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Abstract

Background

Animal studies have suggested dramatic improvement in cardiac function after acute myocardial infarction (AMI) through regeneration of the myocardium or neovascularization by transfer of cells derived from bone marrow (BMC) generated clinical studies. Recently published small sized studies have yielded mixed results, leaving the question unanswered.

Hypothesis

We analyzed data from these studies in a meta-analysis to investigate if intracoronary stem cell therapy was effective in improving cardiac function.

Methods

A total of 7 randomized controlled trials meeting the inclusion criteria were identified by a systematic literature search. Primary endpoint was change in global left ventricular ejection fraction (LVEF) baseline to follow-up (ranging between 3 to 6 months). The meta-analysis consisted of 516 patients (BMC group, 256; control group, 260). A 2-sided α error of less than .05 was considered to be statistically significant (P<.05).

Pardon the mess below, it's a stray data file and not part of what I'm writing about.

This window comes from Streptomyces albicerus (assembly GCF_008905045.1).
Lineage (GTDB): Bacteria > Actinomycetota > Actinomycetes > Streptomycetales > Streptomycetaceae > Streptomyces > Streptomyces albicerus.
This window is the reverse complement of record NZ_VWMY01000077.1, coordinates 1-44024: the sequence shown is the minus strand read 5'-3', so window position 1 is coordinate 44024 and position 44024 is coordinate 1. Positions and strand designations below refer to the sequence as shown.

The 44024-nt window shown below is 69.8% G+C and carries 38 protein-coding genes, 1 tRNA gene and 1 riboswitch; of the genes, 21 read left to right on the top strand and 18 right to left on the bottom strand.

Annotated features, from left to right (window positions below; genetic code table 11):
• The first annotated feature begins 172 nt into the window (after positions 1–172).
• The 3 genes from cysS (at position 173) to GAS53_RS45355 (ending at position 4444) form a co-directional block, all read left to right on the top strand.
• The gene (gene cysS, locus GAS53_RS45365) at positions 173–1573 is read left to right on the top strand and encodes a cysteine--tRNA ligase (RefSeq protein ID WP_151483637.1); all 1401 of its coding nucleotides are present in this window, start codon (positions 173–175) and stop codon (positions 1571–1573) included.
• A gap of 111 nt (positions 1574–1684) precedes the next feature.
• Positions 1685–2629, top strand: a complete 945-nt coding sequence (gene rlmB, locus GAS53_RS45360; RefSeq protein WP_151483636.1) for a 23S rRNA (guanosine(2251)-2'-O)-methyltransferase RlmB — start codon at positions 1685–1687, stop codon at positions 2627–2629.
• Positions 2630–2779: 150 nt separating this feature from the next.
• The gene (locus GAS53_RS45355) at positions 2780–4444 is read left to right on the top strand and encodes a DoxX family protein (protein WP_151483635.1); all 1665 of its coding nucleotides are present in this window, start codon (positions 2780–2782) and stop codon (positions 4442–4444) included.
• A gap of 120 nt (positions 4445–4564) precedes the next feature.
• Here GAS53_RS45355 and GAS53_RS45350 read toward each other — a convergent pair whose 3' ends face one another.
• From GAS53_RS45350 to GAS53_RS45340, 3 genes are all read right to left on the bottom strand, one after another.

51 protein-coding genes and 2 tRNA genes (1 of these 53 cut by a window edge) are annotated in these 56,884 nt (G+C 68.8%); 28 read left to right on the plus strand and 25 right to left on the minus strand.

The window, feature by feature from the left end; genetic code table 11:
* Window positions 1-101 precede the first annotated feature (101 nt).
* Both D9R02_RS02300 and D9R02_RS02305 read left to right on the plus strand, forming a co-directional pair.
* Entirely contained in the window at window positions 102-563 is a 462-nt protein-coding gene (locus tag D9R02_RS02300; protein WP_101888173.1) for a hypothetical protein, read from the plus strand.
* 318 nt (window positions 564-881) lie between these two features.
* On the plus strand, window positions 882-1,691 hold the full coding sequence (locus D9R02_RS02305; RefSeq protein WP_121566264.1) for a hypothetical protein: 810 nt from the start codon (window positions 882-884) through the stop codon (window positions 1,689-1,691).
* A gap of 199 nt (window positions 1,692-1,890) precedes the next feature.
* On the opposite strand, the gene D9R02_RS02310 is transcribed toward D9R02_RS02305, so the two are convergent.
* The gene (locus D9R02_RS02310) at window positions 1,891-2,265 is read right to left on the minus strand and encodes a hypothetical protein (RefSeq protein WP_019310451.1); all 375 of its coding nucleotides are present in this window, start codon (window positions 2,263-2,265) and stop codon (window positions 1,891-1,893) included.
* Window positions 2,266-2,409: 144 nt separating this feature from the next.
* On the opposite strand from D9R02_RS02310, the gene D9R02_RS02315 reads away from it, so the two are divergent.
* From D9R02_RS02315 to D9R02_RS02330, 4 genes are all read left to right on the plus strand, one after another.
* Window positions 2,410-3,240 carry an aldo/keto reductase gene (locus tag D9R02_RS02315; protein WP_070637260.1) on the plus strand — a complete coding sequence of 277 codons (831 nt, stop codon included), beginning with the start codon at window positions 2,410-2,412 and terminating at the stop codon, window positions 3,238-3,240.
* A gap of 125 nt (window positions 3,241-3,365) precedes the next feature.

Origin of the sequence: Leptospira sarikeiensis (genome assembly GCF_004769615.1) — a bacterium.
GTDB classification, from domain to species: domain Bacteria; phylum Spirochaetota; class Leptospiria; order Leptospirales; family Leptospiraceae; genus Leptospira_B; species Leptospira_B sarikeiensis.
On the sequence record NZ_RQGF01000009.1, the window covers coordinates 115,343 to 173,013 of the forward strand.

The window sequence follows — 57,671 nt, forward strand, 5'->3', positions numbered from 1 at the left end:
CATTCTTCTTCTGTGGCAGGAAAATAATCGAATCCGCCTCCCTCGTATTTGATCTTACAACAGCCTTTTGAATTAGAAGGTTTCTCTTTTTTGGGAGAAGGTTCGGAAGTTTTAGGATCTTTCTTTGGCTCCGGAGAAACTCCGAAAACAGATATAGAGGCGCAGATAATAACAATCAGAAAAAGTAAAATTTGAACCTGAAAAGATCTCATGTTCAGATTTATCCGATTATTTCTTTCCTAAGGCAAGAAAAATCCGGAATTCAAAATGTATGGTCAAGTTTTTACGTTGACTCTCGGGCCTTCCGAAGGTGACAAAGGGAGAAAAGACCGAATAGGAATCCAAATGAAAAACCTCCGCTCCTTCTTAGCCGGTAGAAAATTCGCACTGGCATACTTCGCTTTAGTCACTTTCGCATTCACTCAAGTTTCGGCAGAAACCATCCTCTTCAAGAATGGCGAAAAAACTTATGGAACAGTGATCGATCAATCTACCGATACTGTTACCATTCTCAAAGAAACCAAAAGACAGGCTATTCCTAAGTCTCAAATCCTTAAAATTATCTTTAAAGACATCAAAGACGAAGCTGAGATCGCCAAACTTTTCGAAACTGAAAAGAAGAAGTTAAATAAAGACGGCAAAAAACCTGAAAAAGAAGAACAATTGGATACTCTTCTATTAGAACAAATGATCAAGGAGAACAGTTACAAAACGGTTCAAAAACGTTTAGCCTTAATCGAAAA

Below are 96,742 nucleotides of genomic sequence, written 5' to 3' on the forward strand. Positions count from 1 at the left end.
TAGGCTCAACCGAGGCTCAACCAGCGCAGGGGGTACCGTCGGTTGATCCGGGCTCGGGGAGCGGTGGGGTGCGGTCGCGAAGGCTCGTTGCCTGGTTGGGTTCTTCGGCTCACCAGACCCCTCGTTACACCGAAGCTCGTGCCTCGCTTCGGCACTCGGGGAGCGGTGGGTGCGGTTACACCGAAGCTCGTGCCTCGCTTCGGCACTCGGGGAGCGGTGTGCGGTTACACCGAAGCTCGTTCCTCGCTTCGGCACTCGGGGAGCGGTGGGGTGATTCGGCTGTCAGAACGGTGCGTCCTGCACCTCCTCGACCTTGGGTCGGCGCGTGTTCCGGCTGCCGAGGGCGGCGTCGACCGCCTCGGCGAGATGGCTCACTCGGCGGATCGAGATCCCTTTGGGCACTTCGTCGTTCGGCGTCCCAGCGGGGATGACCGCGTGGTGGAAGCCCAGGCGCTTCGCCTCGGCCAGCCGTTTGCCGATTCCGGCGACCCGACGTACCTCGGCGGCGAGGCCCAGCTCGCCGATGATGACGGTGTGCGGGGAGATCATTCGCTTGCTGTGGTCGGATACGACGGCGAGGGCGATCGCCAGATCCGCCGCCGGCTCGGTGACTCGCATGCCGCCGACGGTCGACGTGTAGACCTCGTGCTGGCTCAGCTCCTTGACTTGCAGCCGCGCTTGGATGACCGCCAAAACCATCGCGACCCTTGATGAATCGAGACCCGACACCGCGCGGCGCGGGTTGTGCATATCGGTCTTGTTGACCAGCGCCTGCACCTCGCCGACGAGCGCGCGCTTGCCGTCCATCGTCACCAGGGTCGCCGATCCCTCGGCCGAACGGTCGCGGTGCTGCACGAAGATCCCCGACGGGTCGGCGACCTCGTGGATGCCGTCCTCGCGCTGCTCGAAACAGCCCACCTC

Results

There were no significant differences in patient characteristics between the BMC treatment and control groups at baseline. Compared to the control group, patients in the BMC treatment group had significantly greater increase in LVEF from baseline to follow-up (mean difference: 6.108%; SE: 1.753%; 95% confidence interval [CI]: 2.672%− 9.543%; P<.001).

Conclusions

The present meta-analysis suggests that intracoronary bone marrow stem cell infusion may be effective in improving left ventricular systolic function in patients after acute myocardial infarction. Copyright © 2009 Wiley Periodicals, Inc.